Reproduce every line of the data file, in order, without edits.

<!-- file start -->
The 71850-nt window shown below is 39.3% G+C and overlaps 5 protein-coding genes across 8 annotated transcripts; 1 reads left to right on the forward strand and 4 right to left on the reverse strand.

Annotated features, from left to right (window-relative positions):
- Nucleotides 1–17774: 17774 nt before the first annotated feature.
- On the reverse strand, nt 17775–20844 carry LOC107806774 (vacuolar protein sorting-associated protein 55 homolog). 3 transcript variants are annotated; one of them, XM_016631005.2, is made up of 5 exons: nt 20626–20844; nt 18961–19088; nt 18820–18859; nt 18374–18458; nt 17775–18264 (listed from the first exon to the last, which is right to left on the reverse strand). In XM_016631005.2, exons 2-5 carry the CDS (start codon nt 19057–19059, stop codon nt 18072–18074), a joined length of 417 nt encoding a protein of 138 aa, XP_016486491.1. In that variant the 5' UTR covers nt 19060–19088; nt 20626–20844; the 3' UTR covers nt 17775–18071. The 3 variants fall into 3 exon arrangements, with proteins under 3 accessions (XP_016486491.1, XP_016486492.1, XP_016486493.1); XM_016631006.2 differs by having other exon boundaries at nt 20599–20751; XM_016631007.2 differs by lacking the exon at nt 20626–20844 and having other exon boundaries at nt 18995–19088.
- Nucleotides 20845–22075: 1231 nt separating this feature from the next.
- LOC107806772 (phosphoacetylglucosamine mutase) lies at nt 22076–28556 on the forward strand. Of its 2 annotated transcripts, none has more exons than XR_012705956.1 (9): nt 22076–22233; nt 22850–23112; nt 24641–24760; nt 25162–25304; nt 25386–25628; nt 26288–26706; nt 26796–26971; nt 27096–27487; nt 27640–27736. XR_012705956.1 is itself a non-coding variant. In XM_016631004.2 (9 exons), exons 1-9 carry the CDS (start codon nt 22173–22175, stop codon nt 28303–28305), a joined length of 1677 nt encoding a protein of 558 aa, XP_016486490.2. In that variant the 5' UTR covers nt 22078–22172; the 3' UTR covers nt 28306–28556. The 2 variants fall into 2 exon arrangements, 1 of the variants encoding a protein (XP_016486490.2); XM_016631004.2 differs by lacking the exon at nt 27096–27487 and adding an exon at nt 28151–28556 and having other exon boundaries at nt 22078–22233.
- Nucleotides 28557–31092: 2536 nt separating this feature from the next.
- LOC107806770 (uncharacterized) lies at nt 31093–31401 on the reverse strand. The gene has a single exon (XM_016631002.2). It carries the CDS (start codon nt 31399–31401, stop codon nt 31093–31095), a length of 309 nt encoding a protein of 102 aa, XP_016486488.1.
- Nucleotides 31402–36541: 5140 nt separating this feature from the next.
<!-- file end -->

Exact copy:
The 71850-nt window shown below is 39.3% G+C and overlaps 5 protein-coding genes across 8 annotated transcripts; 1 reads left to right on the forward strand and 4 right to left on the reverse strand.

Annotated features, from left to right (window-relative positions):
- Nucleotides 1–17774: 17774 nt before the first annotated feature.
- On the reverse strand, nt 17775–20844 carry LOC107806774 (vacuolar protein sorting-associated protein 55 homolog). 3 transcript variants are annotated; one of them, XM_016631005.2, is made up of 5 exons: nt 20626–20844; nt 18961–19088; nt 18820–18859; nt 18374–18458; nt 17775–18264 (listed from the first exon to the last, which is right to left on the reverse strand). In XM_016631005.2, exons 2-5 carry the CDS (start codon nt 19057–19059, stop codon nt 18072–18074), a joined length of 417 nt encoding a protein of 138 aa, XP_016486491.1. In that variant the 5' UTR covers nt 19060–19088; nt 20626–20844; the 3' UTR covers nt 17775–18071. The 3 variants fall into 3 exon arrangements, with proteins under 3 accessions (XP_016486491.1, XP_016486492.1, XP_016486493.1); XM_016631006.2 differs by having other exon boundaries at nt 20599–20751; XM_016631007.2 differs by lacking the exon at nt 20626–20844 and having other exon boundaries at nt 18995–19088.
- Nucleotides 20845–22075: 1231 nt separating this feature from the next.
- LOC107806772 (phosphoacetylglucosamine mutase) lies at nt 22076–28556 on the forward strand. Of its 2 annotated transcripts, none has more exons than XR_012705956.1 (9): nt 22076–22233; nt 22850–23112; nt 24641–24760; nt 25162–25304; nt 25386–25628; nt 26288–26706; nt 26796–26971; nt 27096–27487; nt 27640–27736. XR_012705956.1 is itself a non-coding variant. In XM_016631004.2 (9 exons), exons 1-9 carry the CDS (start codon nt 22173–22175, stop codon nt 28303–28305), a joined length of 1677 nt encoding a protein of 558 aa, XP_016486490.2. In that variant the 5' UTR covers nt 22078–22172; the 3' UTR covers nt 28306–28556. The 2 variants fall into 2 exon arrangements, 1 of the variants encoding a protein (XP_016486490.2); XM_016631004.2 differs by lacking the exon at nt 27096–27487 and adding an exon at nt 28151–28556 and having other exon boundaries at nt 22078–22233.
- Nucleotides 28557–31092: 2536 nt separating this feature from the next.
- LOC107806770 (uncharacterized) lies at nt 31093–31401 on the reverse strand. The gene has a single exon (XM_016631002.2). It carries the CDS (start codon nt 31399–31401, stop codon nt 31093–31095), a length of 309 nt encoding a protein of 102 aa, XP_016486488.1.
- Nucleotides 31402–36541: 5140 nt separating this feature from the next.